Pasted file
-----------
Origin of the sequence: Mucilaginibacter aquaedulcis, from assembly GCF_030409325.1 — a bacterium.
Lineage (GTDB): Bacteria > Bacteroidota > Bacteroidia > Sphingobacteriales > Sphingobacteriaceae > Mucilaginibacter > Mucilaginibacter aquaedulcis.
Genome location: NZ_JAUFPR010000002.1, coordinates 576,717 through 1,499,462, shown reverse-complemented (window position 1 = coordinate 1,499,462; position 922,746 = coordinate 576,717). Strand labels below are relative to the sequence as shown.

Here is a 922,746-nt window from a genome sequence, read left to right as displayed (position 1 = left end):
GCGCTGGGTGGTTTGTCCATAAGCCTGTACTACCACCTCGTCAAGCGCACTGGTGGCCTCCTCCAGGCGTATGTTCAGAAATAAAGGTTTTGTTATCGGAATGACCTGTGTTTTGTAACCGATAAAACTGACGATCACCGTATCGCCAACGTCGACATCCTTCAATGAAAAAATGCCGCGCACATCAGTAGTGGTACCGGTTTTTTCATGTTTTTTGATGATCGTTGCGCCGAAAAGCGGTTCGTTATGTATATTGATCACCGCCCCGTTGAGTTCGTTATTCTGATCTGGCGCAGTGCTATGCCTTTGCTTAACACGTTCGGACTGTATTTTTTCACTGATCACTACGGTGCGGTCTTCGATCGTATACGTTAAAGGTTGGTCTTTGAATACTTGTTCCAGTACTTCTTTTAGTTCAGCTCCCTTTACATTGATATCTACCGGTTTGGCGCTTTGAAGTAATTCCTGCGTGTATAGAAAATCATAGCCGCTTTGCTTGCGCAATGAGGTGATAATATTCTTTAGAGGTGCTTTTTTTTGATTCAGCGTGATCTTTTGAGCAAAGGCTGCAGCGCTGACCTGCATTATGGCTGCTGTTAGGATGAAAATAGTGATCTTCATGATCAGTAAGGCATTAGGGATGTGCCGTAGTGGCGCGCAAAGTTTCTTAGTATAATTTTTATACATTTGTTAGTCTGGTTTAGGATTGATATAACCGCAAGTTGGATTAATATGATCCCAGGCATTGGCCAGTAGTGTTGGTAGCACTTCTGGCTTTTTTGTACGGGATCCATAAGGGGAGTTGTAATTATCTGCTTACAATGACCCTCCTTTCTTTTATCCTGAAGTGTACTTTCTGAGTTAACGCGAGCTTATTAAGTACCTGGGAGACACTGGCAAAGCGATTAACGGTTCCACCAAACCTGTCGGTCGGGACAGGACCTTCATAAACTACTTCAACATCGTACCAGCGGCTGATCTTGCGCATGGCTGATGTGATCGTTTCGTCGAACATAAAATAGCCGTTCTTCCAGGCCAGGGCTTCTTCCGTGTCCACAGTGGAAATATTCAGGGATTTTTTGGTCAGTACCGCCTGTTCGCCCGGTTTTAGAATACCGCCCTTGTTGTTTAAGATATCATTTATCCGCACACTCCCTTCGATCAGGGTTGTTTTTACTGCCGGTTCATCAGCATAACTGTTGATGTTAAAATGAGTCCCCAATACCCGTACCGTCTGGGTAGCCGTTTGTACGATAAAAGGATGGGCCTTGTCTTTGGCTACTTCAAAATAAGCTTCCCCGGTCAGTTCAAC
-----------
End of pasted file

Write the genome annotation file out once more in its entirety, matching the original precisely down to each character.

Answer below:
Origin of the sequence: Mucilaginibacter aquaedulcis, from assembly GCF_030409325.1 — a bacterium.
Lineage (GTDB): Bacteria > Bacteroidota > Bacteroidia > Sphingobacteriales > Sphingobacteriaceae > Mucilaginibacter > Mucilaginibacter aquaedulcis.
Genome location: NZ_JAUFPR010000002.1, coordinates 576,717 through 1,499,462, shown reverse-complemented (window position 1 = coordinate 1,499,462; position 922,746 = coordinate 576,717). Strand labels below are relative to the sequence as shown.

Here is a 922,746-nt window from a genome sequence, read left to right as displayed (position 1 = left end):
GCGCTGGGTGGTTTGTCCATAAGCCTGTACTACCACCTCGTCAAGCGCACTGGTGGCCTCCTCCAGGCGTATGTTCAGAAATAAAGGTTTTGTTATCGGAATGACCTGTGTTTTGTAACCGATAAAACTGACGATCACCGTATCGCCAACGTCGACATCCTTCAATGAAAAAATGCCGCGCACATCAGTAGTGGTACCGGTTTTTTCATGTTTTTTGATGATCGTTGCGCCGAAAAGCGGTTCGTTATGTATATTGATCACCGCCCCGTTGAGTTCGTTATTCTGATCTGGCGCAGTGCTATGCCTTTGCTTAACACGTTCGGACTGTATTTTTTCACTGATCACTACGGTGCGGTCTTCGATCGTATACGTTAAAGGTTGGTCTTTGAATACTTGTTCCAGTACTTCTTTTAGTTCAGCTCCCTTTACATTGATATCTACCGGTTTGGCGCTTTGAAGTAATTCCTGCGTGTATAGAAAATCATAGCCGCTTTGCTTGCGCAATGAGGTGATAATATTCTTTAGAGGTGCTTTTTTTTGATTCAGCGTGATCTTTTGAGCAAAGGCTGCAGCGCTGACCTGCATTATGGCTGCTGTTAGGATGAAAATAGTGATCTTCATGATCAGTAAGGCATTAGGGATGTGCCGTAGTGGCGCGCAAAGTTTCTTAGTATAATTTTTATACATTTGTTAGTCTGGTTTAGGATTGATATAACCGCAAGTTGGATTAATATGATCCCAGGCATTGGCCAGTAGTGTTGGTAGCACTTCTGGCTTTTTTGTACGGGATCCATAAGGGGAGTTGTAATTATCTGCTTACAATGACCCTCCTTTCTTTTATCCTGAAGTGTACTTTCTGAGTTAACGCGAGCTTATTAAGTACCTGGGAGACACTGGCAAAGCGATTAACGGTTCCACCAAACCTGTCGGTCGGGACAGGACCTTCATAAACTACTTCAACATCGTACCAGCGGCTGATCTTGCGCATGGCTGATGTGATCGTTTCGTCGAACATAAAATAGCCGTTCTTCCAGGCCAGGGCTTCTTCCGTGTCCACAGTGGAAATATTCAGGGATTTTTTGGTCAGTACCGCCTGTTCGCCCGGTTTTAGAATACCGCCCTTGTTGTTTAAGATATCATTTATCCGCACACTCCCTTCGATCAGGGTTGTTTTTACTGCCGGTTCATCAGCATAACTGTTGATGTTAAAATGAGTCCCCAATACCCGTACCGTCTGGGTAGCCGTTTGTACGATAAAAGGATGGGCCTTGTCTTTGGCTACTTCAAAATAAGCTTCCCCGGTCAGTTCAAC